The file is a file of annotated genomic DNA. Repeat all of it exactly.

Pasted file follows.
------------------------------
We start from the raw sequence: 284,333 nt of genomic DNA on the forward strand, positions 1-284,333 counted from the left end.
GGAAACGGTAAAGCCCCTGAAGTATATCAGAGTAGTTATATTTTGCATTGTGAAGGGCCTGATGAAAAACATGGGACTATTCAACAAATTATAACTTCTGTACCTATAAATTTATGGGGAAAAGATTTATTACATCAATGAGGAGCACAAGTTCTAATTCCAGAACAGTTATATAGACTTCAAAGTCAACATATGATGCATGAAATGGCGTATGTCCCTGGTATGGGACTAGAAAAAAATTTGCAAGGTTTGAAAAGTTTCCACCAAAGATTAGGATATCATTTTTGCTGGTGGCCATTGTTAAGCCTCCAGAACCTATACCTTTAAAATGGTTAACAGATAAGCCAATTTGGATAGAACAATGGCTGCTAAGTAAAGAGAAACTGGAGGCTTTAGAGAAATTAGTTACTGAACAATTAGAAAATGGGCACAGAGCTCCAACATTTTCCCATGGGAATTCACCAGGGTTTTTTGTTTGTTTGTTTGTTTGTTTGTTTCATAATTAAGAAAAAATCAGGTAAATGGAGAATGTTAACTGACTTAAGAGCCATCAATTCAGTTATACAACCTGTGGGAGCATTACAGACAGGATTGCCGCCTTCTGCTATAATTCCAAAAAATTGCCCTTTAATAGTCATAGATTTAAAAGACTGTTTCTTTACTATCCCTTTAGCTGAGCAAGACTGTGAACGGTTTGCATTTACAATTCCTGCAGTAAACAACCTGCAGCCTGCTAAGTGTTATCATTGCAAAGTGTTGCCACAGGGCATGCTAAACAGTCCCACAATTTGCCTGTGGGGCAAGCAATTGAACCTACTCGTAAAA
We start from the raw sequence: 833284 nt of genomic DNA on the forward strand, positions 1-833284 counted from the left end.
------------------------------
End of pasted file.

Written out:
We start from the raw sequence: 284,333 nt of genomic DNA on the forward strand, positions 1-284,333 counted from the left end.
GGAAACGGTAAAGCCCCTGAAGTATATCAGAGTAGTTATATTTTGCATTGTGAAGGGCCTGATGAAAAACATGGGACTATTCAACAAATTATAACTTCTGTACCTATAAATTTATGGGGAAAAGATTTATTACATCAATGAGGAGCACAAGTTCTAATTCCAGAACAGTTATATAGACTTCAAAGTCAACATATGATGCATGAAATGGCGTATGTCCCTGGTATGGGACTAGAAAAAAATTTGCAAGGTTTGAAAAGTTTCCACCAAAGATTAGGATATCATTTTTGCTGGTGGCCATTGTTAAGCCTCCAGAACCTATACCTTTAAAATGGTTAACAGATAAGCCAATTTGGATAGAACAATGGCTGCTAAGTAAAGAGAAACTGGAGGCTTTAGAGAAATTAGTTACTGAACAATTAGAAAATGGGCACAGAGCTCCAACATTTTCCCATGGGAATTCACCAGGGTTTTTTGTTTGTTTGTTTGTTTGTTTGTTTCATAATTAAGAAAAAATCAGGTAAATGGAGAATGTTAACTGACTTAAGAGCCATCAATTCAGTTATACAACCTGTGGGAGCATTACAGACAGGATTGCCGCCTTCTGCTATAATTCCAAAAAATTGCCCTTTAATAGTCATAGATTTAAAAGACTGTTTCTTTACTATCCCTTTAGCTGAGCAAGACTGTGAACGGTTTGCATTTACAATTCCTGCAGTAAACAACCTGCAGCCTGCTAAGTGTTATCATTGCAAAGTGTTGCCACAGGGCATGCTAAACAGTCCCACAATTTGCCTGTGGGGCAAGCAATTGAACCTACTCGTAAAA
We start from the raw sequence: 833284 nt of genomic DNA on the forward strand, positions 1-833284 counted from the left end.